What You'll Learn
- Why We Struggle with Making Parenting Decisions
- The Medical Establishment and Parenting Decisions
- How to Weigh Out “Rules” vs. Discretion
- Breaking Out of All-or-Nothing Thinking with Parenting Decisions
- How to Confidently Make Parenting Decisions
- The Importance of Flexibility and Reevaluation
- Sharing the Decision-Making Labor
Surveys show that we make 1750 parenting decisions in our child’s first year of life alone. Each choice comes with a lot of pressure to do the “best” thing. And since many of us weren’t equipped with decision-making skills, this can be very tough.
Today, I’m joined by NYT bestselling author Emily Oster to discuss trusting yourself, taking in evidence objectively, and making parenting decisions that are right for your family.
Entering Motherhood Left Me Feeling So Unsure of Myself
I remember holding my baby for the first time and suddenly feeling like I knew nothing. I had assumed that parenting would come naturally to me. But once my son arrived, it felt like I had SO many decisions to make, with no guidance.
The pressure to make all the right choices was overwhelming. So I did what most millennial moms do—turn to Google for help.
Somehow, that made everything worse. Instead of providing the answers I was looking for, the internet led me down a rabbit hole of questions, forums, and contradicting opinions.
I found myself overanalyzing every decision, looking up endless options for each piece of baby gear I needed, and often unable to make a confident choice.
It wasn’t until years later, after my third, when I was diagnosed with PPD and PPA, that I could look back and realize what was really happening. I was experiencing a rough mix of anxiety and the culmination of never being taught critical decision-making skills.
It’s something I hear from my mom clients a lot—we all want to make the right choices for our babies, but we don’t know how to trust ourselves. Then, when doctors or organizations tell us that there is only one “right” method, which often doesn’t work out for us, we feel like we’re failing.
But there is a different way to approach parenting decisions—one based on a mix of evidence and our individual values.
I’m so grateful for the work that Emily has done in not only sharing quality evidence with parents but also in empowering them to take that evidence as only part of their decision-making process, ultimately trusting themselves.
Emily previously appeared on the podcast to break down what the data really says when it comes to pregnancy. I was excited to welcome her back to the show to discuss how we can trust ourselves to make parenting decisions with confidence.
Why We Struggle with Making Parenting Decisions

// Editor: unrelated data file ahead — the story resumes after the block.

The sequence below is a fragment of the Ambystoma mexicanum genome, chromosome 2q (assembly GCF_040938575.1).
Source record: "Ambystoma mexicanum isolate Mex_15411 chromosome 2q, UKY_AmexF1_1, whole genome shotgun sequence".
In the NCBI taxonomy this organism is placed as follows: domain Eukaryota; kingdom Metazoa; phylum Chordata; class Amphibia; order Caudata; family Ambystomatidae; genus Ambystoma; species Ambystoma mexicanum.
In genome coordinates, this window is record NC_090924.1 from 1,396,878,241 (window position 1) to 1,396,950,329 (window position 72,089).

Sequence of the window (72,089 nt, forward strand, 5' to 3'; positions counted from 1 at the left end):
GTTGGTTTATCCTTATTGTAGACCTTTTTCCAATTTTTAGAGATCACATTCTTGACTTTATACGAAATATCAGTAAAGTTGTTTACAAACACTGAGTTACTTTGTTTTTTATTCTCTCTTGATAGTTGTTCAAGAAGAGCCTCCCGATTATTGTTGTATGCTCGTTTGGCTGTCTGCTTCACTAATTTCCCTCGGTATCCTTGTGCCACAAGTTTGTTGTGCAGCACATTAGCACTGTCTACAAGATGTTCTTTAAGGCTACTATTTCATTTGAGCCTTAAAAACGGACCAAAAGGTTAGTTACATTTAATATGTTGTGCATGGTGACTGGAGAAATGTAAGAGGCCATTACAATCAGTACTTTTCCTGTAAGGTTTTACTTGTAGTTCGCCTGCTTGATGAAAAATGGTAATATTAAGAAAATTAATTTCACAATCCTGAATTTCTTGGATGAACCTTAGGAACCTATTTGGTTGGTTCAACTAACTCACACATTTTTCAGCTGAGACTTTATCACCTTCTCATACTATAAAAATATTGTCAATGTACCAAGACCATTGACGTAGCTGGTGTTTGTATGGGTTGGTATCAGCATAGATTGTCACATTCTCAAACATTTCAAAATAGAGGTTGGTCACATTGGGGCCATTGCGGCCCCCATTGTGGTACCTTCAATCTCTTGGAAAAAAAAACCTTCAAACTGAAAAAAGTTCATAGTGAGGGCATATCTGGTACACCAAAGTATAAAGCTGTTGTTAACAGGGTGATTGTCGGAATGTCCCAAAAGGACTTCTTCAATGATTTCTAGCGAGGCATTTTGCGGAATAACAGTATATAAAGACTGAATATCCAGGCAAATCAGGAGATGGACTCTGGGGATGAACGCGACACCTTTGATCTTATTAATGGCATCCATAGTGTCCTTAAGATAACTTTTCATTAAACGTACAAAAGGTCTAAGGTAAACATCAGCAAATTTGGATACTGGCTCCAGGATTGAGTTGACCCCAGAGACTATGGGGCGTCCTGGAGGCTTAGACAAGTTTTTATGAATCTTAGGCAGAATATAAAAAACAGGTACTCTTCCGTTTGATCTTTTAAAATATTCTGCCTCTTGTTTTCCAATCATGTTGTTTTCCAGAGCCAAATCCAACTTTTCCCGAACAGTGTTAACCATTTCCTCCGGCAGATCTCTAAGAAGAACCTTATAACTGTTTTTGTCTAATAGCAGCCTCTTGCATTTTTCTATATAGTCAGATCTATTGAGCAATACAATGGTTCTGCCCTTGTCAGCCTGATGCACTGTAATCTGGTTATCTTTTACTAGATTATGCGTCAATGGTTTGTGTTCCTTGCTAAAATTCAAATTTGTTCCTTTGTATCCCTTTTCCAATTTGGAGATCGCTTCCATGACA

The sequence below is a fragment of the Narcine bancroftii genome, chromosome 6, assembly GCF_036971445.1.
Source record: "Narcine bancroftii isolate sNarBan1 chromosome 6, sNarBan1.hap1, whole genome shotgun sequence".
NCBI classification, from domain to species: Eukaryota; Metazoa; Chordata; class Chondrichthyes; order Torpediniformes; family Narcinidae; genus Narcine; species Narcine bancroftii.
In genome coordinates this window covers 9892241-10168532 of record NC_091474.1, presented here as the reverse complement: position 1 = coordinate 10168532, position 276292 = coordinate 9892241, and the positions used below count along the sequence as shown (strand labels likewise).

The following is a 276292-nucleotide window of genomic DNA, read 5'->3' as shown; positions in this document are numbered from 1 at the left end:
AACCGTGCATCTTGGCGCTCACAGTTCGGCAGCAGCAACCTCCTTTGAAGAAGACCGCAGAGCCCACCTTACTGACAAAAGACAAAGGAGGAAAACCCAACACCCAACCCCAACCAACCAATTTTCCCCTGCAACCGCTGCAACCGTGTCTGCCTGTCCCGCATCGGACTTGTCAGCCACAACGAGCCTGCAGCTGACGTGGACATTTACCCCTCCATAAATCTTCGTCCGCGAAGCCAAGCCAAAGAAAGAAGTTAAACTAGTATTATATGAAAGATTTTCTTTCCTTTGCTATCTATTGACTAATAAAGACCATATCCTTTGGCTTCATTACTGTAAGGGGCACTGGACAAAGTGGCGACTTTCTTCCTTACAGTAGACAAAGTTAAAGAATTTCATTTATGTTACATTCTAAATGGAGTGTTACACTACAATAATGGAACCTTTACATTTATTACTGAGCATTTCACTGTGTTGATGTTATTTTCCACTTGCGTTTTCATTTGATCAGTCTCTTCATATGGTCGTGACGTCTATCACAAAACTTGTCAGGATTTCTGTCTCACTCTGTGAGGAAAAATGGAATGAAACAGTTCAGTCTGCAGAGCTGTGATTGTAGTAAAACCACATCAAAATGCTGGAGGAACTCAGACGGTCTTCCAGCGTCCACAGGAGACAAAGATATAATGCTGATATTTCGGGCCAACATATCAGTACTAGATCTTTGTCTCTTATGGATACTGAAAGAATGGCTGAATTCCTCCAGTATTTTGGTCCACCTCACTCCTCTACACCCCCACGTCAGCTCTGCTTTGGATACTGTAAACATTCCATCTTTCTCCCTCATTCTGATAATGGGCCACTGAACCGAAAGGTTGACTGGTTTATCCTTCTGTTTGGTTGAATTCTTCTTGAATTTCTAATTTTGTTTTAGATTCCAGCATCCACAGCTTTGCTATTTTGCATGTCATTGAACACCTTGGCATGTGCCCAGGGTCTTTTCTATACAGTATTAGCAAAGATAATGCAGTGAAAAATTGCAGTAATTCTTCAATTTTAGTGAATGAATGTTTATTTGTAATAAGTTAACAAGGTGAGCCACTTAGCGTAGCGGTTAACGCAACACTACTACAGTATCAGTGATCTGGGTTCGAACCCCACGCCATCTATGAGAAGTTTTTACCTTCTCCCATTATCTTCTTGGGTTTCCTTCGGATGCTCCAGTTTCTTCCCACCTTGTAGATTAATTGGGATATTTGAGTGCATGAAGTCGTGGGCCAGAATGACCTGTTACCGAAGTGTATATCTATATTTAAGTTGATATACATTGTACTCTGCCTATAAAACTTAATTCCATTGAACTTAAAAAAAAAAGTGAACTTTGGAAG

Over the years, I’ve noticed a pattern with my mom clients—they don’t trust themselves to make confident decisions. From a young age, women are often socialized to be people-pleasers, to be obedient, and to comply—none of which empower us to make our own decisions. Whether we were taught these things through religion or family dynamics, we’re often lacking these skills.
So when we enter motherhood and have so many decisions to make, it’s incredibly overwhelming.
Emily said that in her work as an economics professor, one of her jobs is to teach people basic structures for decision-making—to provide a way for them to combine data with personal preference and weigh out costs and benefits.
But she said that identifying costs and benefits, or pros and cons, is only a small part of the process. The difficulty comes with teaching people how to actually take that and turn it into a decision. With any choice, there will be some pros and some cons.
Decision making inherently has conflict, and requires sacrificing one option for another
Emily said that’s the core of why decision-making is hard—there are no perfect choices. Decision making inherently has conflict, and requires sacrificing one option for another. And sometimes, we’re going to make the wrong choice—there’s no protection from that. When decisions feel very important (as they often do in parenting), that can be very hard to accept.
We often feel paralyzed by the options and find ourselves unable to make a proactive decision. Eventually, our choices are often made for us because we failed to do any active decision-making.
When we think about decision-making in parenting, it can be helpful to break away from the search for the one “right” or “best” option. So many decisions have a wide range of possibilities—instead of trying to find the perfect choice, we can focus on determining what feels right to us.
The Medical Establishment and Parenting Decisions
One of the areas parents sometimes feel out of control is with medical authority. The medical establishment often takes a stance, presenting the idea that parents “should” do XYZ.